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How to handle a toxic boss

Learn some tips on how to make working for a terrible boss bearable.

Tess Vigeland: Whether you're freelancing or working for The Man, everyone can relate to the universal nightmare of working for a difficult boss. Here's what some of you told us this year about your experience with the corner office.

Jeffrey Hayes: Jeffrey Hayes from New Rochelle, N.Y. Yes I've had a bad boss. We hired a new office manager, and she just totally turned the office upside-down. I had a run-in with her. She gave me a bad review, and I asked her: did she really know what I do? And she said, "No, I don't, and I really don't care." Next thing I know, I'm gone. I moved on and got a better job.

Laura Hughes: Laura Hughes. I live in New Jersey, and I have to commute with the bus. When I was a lot younger, I worked for Verizon, and all the other bosses that I had would let me come in 15 minutes early and leave 15 minutes early due to my bus schedules. And then I got put to another department and this woman, she was just, "I don't care, I live in New Jersey too. Deal with it. Besides that, I feel like I've been pretty lucky.

Well Alison Green, who writes the "Ask a Manager" blog, says there are good and bad ways... to deal with a difficult supervisor.

Alison Green: I think one of the key elements no matter what type of boss you have, is no matter what your frustrations are, you want to get really clear in your own mind about what you can and can't control. And if you just accept that certain things are just the reality of your boss's working style, then you can focus less on what might be a pretty fruitless battle to try to change her and more on ways that you can work effectively in that context.

So, to give you an example, let's say that you have a manager who's just really busy, and she's pulled in a bunch of different directions and she's always canceling these regular weekly meetings, so you can never get her attention when you need it. So, if you accept that that's just the way she is, and you're not going to change her, then you can start thinking about what you can do within that context. Maybe you start anticipating that she is going to cancel on you. When you run into her in the hallway, you grab her for a minute and you ask the most important questions you have.

Vigeland: What about if you're faced with a truly terrible person? You know, you hear these nightmare stories. You know, aside from going to H.R., what other recourse do you have, and at what point does that become mandatory?

Green: You know, I think you have to be really clear on what your own bottom line is, and it's different for everyone. But you've got to step back, take your emotions out of the equation and try to figure out what you really can and can't live with. And if something you just hate about your boss isn't going to change -- she's just a terrible person or she's crazy, which is something that really happens -- then your next step is to decide whether you can live with that and still be reasonably happy. And if you can't, you're probably better off accepting that so you can look for ways to move on.

But a lot of times, if you just accept a bad boss as part of the package, you can find yourself living with it more comfortably. For instance, maybe you hate your boss, she's a terrible person, but you have a really short commute to work and you love that. You might ultimately decide you would rather keep that short commute, even if it means that your terrible boss is part of the deal.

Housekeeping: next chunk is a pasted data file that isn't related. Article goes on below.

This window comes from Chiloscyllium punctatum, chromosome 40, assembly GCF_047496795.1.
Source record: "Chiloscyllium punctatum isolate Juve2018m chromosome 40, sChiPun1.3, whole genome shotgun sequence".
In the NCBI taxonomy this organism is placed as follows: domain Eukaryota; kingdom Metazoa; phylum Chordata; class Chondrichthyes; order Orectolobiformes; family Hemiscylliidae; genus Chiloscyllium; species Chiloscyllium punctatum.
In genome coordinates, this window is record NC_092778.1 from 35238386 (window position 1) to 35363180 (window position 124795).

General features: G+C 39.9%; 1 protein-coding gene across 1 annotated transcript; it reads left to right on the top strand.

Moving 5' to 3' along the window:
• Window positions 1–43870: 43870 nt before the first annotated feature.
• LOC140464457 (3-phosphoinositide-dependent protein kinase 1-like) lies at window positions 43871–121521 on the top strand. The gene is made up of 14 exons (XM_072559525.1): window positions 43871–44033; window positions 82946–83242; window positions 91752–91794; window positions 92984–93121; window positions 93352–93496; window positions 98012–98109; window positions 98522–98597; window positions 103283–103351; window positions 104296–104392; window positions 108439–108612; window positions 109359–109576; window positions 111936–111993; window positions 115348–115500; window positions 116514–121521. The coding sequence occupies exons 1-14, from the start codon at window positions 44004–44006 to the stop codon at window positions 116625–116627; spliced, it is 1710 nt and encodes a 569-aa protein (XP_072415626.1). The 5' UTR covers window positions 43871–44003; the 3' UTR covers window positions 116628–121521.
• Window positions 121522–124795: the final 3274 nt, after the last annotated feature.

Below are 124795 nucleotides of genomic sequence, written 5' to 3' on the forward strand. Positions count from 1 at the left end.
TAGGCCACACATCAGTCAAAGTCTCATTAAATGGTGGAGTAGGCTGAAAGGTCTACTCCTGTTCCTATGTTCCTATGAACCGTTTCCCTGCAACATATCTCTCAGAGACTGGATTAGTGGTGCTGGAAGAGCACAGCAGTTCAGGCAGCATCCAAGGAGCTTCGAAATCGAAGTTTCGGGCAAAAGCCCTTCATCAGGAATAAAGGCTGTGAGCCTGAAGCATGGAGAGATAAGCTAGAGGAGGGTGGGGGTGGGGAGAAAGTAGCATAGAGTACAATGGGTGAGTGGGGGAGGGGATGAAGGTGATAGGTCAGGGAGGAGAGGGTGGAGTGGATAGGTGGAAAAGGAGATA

Vigeland: And I guess what is the real complicating factor there is that any boss you have has so much power over your future. And, if you've got a bad boss, confronting them is probably not a good idea, because they certainly have power over raises and promotions and things like that. How do you deal with that power structure?

Green: It's easily the hardest part of the dynamic, but I do encourage people to speak up if they're unhappy. Try to do it unemotionally, be smart about it. You want to bring it up in a time your boss isn't swamped or frazzled or in a bad mood. You want to think ahead of time about your delivery, not just wing it; the same way you would want your boss to do if she were raising something sensitive with you.

Vigeland: I'm guessing you also get some questions from managers. What are they saying about how we should be dealing with them? I mean, I'm sure they all think that they're awesome.

Green: They do, they think they're great. Uh, no, actually, I think people tend to forget that their boss is human. There are going to be times when she's grouchy, or just not doing her job very well, or frustrated or frazzled. And some of the letters that I get from bosses show insecurity. They think that their employees hate them or they're really uncertain about how to handle a tough convo or they have someone who's not performing and they're feeling insecure about their ability to turn that around. So I think from the employee side of it, recognizing that your boss is human and you could be in those shoes some day can sometimes give some helpful insight.

Vigeland: Have you ever had a bad boss?

Green: I have had a ton of bad bosses. I always tell people that everything that I learned about how to manage well came from watching what not to do.

Vigeland: Well, I've had four workplaces in my life, and two of them I had, let's say, questionable bosses. Of course, my current one is the best boss ever!

Green: I'm sure that's true.

Vigeland: Alison Green writes the blog "Ask a Manager" and she's the author of How to Get a Job: Secrets of a Hiring Manager. Thanks so much, it's been fun.

Green: Thanks so much for having me.

About the author

Tess Vigeland is the host of Marketplace Money, where she takes a deep dive into why we do what we do with our money.

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